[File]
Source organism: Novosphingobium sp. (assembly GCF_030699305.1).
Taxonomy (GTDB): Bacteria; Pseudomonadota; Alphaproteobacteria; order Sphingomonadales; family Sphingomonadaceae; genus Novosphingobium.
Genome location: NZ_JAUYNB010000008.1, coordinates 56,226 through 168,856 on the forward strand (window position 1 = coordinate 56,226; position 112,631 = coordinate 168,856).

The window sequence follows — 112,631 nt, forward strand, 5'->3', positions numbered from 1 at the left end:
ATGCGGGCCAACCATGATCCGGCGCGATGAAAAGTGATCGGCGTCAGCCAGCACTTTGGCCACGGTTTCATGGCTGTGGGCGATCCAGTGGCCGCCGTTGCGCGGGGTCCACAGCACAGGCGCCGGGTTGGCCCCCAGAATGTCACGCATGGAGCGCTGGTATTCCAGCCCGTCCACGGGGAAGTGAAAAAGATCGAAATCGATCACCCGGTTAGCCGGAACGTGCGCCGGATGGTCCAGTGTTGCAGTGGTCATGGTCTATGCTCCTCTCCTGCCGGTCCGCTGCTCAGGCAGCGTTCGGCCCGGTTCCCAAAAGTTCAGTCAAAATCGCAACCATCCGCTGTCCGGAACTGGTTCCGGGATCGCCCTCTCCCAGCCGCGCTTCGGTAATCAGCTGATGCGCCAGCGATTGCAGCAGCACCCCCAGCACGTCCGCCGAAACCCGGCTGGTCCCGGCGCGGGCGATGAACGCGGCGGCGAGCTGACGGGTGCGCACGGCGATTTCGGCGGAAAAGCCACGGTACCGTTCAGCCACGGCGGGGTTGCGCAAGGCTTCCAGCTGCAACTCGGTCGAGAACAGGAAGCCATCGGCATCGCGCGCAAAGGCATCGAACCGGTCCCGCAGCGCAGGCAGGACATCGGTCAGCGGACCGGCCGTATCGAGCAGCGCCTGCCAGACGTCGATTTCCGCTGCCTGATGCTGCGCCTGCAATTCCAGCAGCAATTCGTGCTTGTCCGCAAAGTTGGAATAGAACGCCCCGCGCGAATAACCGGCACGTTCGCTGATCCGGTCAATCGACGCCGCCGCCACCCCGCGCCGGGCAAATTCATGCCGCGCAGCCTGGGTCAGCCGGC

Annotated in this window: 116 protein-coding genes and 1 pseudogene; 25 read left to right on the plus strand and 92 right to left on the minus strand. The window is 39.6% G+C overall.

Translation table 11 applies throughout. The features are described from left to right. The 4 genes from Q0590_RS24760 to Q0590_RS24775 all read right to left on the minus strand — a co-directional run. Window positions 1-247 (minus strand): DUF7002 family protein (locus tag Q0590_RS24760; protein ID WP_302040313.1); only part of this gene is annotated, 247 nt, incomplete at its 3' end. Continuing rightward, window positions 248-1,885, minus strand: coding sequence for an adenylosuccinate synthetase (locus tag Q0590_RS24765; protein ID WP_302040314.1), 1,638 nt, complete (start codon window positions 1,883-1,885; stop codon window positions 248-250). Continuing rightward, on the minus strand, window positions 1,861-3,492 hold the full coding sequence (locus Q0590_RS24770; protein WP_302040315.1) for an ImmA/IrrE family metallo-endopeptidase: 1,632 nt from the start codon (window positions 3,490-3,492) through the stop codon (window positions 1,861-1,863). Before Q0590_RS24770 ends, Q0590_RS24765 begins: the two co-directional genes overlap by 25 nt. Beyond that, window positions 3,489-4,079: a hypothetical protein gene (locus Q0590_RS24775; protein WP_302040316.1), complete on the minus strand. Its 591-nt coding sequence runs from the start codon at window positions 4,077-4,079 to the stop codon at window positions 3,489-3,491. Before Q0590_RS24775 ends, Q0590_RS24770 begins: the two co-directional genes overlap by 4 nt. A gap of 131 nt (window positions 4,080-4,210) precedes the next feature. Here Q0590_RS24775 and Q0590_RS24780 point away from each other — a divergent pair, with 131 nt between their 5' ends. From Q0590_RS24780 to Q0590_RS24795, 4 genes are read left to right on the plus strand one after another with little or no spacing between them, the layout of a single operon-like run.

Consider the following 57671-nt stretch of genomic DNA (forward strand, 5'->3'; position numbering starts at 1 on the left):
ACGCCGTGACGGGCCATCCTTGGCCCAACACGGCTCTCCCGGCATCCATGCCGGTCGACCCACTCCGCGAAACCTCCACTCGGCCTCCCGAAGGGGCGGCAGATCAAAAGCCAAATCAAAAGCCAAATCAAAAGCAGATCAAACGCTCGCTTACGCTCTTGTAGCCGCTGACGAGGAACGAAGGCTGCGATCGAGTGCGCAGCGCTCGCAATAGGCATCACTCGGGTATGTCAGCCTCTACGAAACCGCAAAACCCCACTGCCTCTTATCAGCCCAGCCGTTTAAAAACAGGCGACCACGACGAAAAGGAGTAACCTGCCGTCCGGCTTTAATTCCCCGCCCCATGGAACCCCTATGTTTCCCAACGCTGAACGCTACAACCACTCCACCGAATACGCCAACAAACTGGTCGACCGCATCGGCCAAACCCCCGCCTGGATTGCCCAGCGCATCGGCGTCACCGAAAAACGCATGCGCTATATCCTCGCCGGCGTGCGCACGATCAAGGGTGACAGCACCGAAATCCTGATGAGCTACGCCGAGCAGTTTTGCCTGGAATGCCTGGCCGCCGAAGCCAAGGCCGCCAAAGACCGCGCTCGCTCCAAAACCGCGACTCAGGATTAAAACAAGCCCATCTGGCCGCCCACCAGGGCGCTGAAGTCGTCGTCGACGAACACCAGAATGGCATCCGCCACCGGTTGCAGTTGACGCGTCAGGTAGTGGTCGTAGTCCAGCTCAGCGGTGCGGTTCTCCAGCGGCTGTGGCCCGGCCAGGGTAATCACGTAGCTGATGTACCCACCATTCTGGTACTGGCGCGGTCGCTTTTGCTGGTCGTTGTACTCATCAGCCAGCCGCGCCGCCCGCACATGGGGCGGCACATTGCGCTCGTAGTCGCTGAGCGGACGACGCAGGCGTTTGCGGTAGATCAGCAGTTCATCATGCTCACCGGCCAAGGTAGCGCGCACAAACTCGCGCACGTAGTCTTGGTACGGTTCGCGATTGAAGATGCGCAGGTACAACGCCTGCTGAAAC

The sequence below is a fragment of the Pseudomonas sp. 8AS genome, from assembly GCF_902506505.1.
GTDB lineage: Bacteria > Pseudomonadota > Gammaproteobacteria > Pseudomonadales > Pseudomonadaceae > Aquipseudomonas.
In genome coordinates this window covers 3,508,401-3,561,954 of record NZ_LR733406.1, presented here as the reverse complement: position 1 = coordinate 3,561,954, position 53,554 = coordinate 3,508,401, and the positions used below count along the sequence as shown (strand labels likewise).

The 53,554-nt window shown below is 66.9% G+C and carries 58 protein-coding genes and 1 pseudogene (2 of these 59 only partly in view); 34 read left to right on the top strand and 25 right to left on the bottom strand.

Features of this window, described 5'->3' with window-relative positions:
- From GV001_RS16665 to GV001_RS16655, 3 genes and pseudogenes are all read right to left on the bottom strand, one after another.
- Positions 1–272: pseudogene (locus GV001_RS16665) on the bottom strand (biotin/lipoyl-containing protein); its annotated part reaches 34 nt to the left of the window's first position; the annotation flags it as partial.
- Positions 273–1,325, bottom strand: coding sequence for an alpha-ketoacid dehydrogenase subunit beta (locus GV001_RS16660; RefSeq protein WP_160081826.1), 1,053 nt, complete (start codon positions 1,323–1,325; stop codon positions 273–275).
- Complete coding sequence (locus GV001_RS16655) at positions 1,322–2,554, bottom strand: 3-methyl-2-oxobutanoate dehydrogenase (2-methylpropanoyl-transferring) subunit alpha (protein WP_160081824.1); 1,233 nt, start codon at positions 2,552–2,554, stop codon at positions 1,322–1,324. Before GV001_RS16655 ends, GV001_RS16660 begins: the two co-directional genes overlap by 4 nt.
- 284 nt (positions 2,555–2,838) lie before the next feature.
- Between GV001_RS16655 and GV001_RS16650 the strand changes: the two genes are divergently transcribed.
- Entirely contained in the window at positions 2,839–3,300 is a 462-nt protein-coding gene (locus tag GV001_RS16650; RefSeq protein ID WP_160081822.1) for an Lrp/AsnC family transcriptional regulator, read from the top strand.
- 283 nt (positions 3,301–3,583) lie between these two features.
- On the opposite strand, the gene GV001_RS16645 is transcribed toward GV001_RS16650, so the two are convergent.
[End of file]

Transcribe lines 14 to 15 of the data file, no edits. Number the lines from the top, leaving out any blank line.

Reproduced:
Features of this window, described 5'->3' with window-relative positions:
- From GV001_RS16665 to GV001_RS16655, 3 genes and pseudogenes are all read right to left on the bottom strand, one after another.